Thirst in class

Browse pages
Current page

1

Current page

2

Current page

3

Current page

4

Current page

5

Current page

6

Current page

7

Current page

8

Current page

9

Current page

10

Current page

11

Current page

12

Current page

13

Current page

14

Current page

15

Current page

16

Current page

17

Current page

18

Current page

19

Current page

20

Current page

21

Current page

22

Current page

23

Current page

24

Current page

25

Current page

26

Current page

27

Current page

28

Current page

29

Current page

30

Current page

31

Current page

32

Current page

33

Current page

34

Current page

35

Current page

36

Current page

37

Current page

38

Current page

39

Current page

40

Current page

41

Current page

42

Current page

43

Current page

44

Current page

45

Current page

46

Current page

47

Current page

48

Current page

49

Current page

50

Current page

51

Current page

52

Current page

53

Current page

54

Current page

55

Current page

56

Current page

57

Current page

58

Current page

59

Current page

60

Current page

61

Current page

62

Current page

63

Current page

64

Current page

65

Current page

66

Current page

67

Current page

68

Current page

69

Current page

70

Current page

71

Current page

72

Current page

73

Current page

74

Current page

75

Current page

76

Current page

77

Current page

78

Current page

79

Current page

80

Current page

81

Current page

82

Current page

83

Current page

84

Current page

85

Current page

86

Current page

87

Current page

88

Current page

89

Current page

90

Current page

91

Current page

92

Current page

93

Current page

94

Current page

95

Current page

96

Current page

97

Current page

98

Current page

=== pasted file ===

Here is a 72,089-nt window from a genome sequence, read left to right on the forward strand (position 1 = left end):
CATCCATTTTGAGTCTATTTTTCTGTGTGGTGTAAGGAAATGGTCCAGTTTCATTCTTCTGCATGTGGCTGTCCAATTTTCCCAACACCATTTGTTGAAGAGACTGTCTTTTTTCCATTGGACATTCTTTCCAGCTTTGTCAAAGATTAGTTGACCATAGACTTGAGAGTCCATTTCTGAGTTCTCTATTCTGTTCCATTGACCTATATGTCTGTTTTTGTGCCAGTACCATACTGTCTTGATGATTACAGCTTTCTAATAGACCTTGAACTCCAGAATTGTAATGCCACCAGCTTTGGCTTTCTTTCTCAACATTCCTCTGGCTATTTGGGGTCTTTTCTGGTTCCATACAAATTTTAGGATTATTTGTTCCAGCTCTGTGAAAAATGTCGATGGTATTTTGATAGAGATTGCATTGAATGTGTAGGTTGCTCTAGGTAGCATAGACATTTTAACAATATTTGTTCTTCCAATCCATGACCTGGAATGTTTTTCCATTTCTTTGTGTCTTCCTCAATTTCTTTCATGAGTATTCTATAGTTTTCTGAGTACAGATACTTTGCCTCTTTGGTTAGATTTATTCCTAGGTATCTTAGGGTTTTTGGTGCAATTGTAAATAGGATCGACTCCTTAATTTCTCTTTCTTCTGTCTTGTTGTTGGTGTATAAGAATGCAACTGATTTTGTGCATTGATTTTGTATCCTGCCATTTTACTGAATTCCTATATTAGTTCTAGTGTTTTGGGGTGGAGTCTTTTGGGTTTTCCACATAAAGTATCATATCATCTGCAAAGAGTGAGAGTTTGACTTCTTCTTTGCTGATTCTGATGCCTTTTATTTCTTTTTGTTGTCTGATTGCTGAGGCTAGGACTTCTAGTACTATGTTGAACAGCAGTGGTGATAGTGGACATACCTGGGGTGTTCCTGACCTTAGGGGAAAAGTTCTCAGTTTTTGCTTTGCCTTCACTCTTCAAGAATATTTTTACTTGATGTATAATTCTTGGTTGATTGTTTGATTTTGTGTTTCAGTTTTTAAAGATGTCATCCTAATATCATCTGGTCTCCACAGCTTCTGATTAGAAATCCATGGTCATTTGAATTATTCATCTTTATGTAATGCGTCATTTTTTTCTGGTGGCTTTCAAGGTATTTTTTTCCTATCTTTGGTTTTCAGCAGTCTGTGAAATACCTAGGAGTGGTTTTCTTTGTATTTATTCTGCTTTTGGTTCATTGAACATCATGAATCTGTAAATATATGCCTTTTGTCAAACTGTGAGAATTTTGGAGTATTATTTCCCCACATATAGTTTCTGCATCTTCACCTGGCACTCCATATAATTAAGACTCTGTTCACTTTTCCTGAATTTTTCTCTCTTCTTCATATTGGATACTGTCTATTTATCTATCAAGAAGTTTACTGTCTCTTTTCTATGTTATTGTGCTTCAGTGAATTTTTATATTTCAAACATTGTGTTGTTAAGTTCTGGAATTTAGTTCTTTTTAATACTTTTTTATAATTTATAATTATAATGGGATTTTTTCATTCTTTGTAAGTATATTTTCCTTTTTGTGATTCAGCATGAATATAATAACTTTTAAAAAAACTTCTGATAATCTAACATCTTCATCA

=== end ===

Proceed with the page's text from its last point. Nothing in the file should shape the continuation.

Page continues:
99

Current page

100

Current page

101

Current page

102

Current page

103

Current page

104

Current page

105

Current page

106

Current page

107

Current page

108

Current page

109

Current page

110

Current page

111

Current page

112

Current page

113

Current page

114

Current page

115

Current page

116

Current page

117

Current page

118

Current page

119

Current page

120

Current page

121

Current page

122

Current page

123

Current page

124

Current page

125

Current page

126

Current page

127

Current page

128

Current page

129

Current page

130

Current page

131

Current page

132

Current page

133

Current page

134

Current page

135

Current page

136

Current page

137

Current page

138

Current page

139

Current page

140

Current page

141

Current page

142

Current page

143

Current page

144

Current page

145

Current page

146

Current page

147

Current page

148

Current page

149

Current page

150

Current page

151

Current page

152

Current page

153

Current page

154

Current page

155

Current page

156

Current page

157

Current page

158

Current page

159

Current page

160

Current page

161

Current page

162

15 minutes of fame. Callaway Corvette: 1994 LeMans

Running out of fuel is a painful way to lose at Le Mans, especially when a debut win looks on. Reeves Callaway tells Gary Watkins about a muscle car heartache

No one knew quite what to make of the strange silver projectile that turned up at the Le Mans test day in May 1994. The name Callaway conjured images of golf clubs rather than GT racers and little was known of the US muscle car builder in Europe except that it did weird and wonderful things with Chevrolet Corvettes.